A little trim. 

 There’s a bit of reverse taper from swollen buds. 

Which I shaved down.   

The Willow leaf doesn’t have a problem producing internodal growth. It’s a battle sometimes in stopping new buds from forming. 

Then I briefly contemplated removing the second trunk.  

Nah! If I did that, to quote my casual acquaintance, Seth,

 “…it would make it look like a hundred other Willow leaf shohin.” 
 I’ll keep it. But in a different pot.  

I could use some more wire but I’ll let it grow a bit more, then, the wire. 

It’ll be a nice tree in a year or so. Thank you again Judy, for the tree and the big pot, which is coming in useful right about now…. 


What’s surprising to me is how loose the roots are. It’s been in that pot for ten years but it’s not a solid mass. If it were a ficu, it’d be a brick I’d have to take a pick-axe to. There are still too many roots and they’re too big for the chosen pot. 
Let’s get out the big boy tools.  

Where’s that 16 inch flush cutter? I’ve nicknamed it “The Amputator”. 
When cutting back tropical and deciduous trees for their first bonsai pot (and only if they’ve been strong growing and untouched for years) I always cut those downward growing roots as high up in the rootball as I can. Even if I’m putting it into a deeper pot (unlike this operation) I’ll cut them as though they’re going into a shallow pot. The reasoning is this: the tree, after all those years of strong growth, won’t have as much energy as it does now (when you begin growing a tree as a bonsai, it tends to weaken it to a degree) and gradually reducing the big roots (as many people teach) is like death by a thousand paper cuts. I should note that even though I am in Florida, I still should have done this root pruning last month, at the latest (it’s September now, so cross your fingers). Always do work in the correct season. I’m confident that the strength of this tree will get it through. But don’t you do it. Especially those of you in the Great White North.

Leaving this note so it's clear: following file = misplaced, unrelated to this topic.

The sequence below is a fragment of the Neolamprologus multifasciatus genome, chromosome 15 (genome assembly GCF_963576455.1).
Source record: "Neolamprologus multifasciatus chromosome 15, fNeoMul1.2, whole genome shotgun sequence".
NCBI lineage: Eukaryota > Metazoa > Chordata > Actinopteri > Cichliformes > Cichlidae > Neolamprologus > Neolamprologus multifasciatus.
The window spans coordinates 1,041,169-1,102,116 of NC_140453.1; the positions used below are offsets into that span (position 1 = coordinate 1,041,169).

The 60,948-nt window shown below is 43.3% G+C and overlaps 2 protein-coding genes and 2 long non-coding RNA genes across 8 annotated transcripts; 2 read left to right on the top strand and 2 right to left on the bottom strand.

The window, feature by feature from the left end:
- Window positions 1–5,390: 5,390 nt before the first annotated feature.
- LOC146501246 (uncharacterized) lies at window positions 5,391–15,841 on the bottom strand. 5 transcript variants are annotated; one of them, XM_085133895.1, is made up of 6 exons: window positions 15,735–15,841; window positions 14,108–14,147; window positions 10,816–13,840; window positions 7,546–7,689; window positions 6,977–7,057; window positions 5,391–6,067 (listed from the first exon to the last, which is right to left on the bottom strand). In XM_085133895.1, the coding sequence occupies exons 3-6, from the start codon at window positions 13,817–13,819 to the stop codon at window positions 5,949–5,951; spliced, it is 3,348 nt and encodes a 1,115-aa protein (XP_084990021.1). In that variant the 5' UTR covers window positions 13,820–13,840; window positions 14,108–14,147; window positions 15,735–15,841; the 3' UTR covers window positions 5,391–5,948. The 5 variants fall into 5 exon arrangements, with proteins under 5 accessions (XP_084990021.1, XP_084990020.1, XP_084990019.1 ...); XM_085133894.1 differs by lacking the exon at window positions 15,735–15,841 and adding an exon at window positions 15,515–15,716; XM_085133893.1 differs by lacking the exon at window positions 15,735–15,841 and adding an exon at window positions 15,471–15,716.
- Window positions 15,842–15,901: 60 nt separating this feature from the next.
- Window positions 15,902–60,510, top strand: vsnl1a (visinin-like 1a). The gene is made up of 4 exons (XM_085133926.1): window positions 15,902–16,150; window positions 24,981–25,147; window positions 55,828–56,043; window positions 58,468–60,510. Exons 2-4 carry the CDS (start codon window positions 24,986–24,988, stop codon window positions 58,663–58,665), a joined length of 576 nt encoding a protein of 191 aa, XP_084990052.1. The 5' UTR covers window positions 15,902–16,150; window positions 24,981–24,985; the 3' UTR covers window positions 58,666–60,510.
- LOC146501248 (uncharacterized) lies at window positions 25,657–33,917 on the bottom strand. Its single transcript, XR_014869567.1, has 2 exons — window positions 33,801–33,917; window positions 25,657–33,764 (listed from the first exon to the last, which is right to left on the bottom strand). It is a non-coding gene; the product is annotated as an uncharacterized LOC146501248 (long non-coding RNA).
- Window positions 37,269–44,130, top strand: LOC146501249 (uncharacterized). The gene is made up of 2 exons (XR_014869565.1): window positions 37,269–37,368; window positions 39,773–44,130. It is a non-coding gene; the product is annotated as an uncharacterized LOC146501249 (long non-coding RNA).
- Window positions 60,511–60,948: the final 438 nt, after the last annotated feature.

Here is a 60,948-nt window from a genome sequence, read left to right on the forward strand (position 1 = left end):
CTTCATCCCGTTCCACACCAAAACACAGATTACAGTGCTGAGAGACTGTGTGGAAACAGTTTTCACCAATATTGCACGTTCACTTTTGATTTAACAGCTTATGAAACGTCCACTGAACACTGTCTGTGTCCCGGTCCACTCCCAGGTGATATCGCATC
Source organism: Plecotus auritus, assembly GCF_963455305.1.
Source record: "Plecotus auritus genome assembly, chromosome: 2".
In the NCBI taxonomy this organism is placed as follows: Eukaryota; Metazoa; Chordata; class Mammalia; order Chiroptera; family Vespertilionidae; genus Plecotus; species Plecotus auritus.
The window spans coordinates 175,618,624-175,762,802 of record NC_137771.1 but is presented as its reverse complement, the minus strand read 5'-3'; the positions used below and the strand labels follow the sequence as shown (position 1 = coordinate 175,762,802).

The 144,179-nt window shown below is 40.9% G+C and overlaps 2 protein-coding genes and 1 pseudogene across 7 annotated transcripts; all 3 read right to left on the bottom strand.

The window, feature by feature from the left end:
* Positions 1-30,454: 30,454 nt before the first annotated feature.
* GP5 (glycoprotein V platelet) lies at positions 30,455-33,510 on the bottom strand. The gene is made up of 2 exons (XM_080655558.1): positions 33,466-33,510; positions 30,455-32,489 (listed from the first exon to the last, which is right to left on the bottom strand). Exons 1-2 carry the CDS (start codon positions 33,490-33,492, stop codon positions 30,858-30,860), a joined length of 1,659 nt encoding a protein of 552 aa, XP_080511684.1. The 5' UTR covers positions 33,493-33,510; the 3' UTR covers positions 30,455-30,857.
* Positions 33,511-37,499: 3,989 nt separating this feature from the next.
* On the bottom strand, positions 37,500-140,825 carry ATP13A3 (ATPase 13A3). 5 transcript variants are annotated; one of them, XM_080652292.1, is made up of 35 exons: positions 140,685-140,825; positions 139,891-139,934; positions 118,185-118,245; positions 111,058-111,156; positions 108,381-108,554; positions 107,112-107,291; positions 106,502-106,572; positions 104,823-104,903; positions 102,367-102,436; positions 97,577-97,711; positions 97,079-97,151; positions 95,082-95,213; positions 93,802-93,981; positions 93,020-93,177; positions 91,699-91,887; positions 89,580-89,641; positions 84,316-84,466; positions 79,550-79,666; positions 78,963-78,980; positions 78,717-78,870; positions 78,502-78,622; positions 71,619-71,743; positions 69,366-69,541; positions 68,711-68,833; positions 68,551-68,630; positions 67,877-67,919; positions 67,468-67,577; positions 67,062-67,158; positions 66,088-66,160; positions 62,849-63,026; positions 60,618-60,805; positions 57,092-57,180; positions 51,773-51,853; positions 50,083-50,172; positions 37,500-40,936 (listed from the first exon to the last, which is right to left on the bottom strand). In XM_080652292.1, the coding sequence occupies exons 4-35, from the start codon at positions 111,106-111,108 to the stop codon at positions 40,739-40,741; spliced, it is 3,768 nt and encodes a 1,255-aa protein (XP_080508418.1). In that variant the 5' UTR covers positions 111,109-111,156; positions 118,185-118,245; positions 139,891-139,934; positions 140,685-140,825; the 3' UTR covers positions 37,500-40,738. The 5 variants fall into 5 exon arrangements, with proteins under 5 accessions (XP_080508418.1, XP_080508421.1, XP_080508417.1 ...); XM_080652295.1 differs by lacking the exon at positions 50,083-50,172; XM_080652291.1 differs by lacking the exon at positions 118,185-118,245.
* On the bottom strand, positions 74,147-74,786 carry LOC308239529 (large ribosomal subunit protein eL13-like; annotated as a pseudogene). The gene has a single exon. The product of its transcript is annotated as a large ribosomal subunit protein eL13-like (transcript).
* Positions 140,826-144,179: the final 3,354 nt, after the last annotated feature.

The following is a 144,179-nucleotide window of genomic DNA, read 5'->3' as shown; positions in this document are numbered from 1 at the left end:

So, with the big roots cut back… 

….and some serious chopsticking…. 

We manage to shoehorn the tree into its new home.  

This will actually be my first real attempt at schefflera bonsai, so it’ll be a learning experience for us all. 
What do you think? Acceptable? 

Like I said, I left those branches long and even left more than I’ll use in the final design of the tree, but I think it’s a good start. And to those of you saying that I should have kept the tree in that bigger pot to speed development, nope. I want slower growth now. In that big pot I would get foot long shoots in weeks. I don’t want that. I want short internodes and increased ramification and the smaller leaves that that creates. It’s time for bonsai techniques now.
 And with that, I’d say, in another ten years or so, it’ll be awesome. Considering the tree was probably ten years old when I got it, and I’ve had it for that long, maybe the title should say, 

 “In something like thirty years……”

8 thoughts

  1. It seems that very few enjoy the Schefflera as bonsai, but I am a fan. I especially enjoy the “Luseane”. Fast growers, and very durable. I look forward to more progress from this one!


    1. Whoever said that may not be familiar with the Willow leaf ficus. It has the most bud formation of any ficus. The way you deal with it is to let them all grow and then pick the strongest of them and remove all the rest.


  2. Hey Adam, I just acquired a large shefflera that is badly pot bound and is leggy. I’d like to cut it back some what hard and re pot but am not sure if I should. It is being kept in a greenhouse in full sun and it doesn’t get solder then 65 in it. Do you think the tree would handle the procedure at this time of year?
    Any advice would be helpful.


    1. I might just wait until spring. Being pot bound isn’t that bad of a problem for them but touching their roots when it’s cooler could be, 70 at night is a better temp. You wouldn’t think that 5 degrees would make a difference but it does. You might get away with cutting it back depending on its vigor and overall health.


      1. Thank you very much for the reply. I’ll just leave it for now and let it build up some vigor before doing work on it.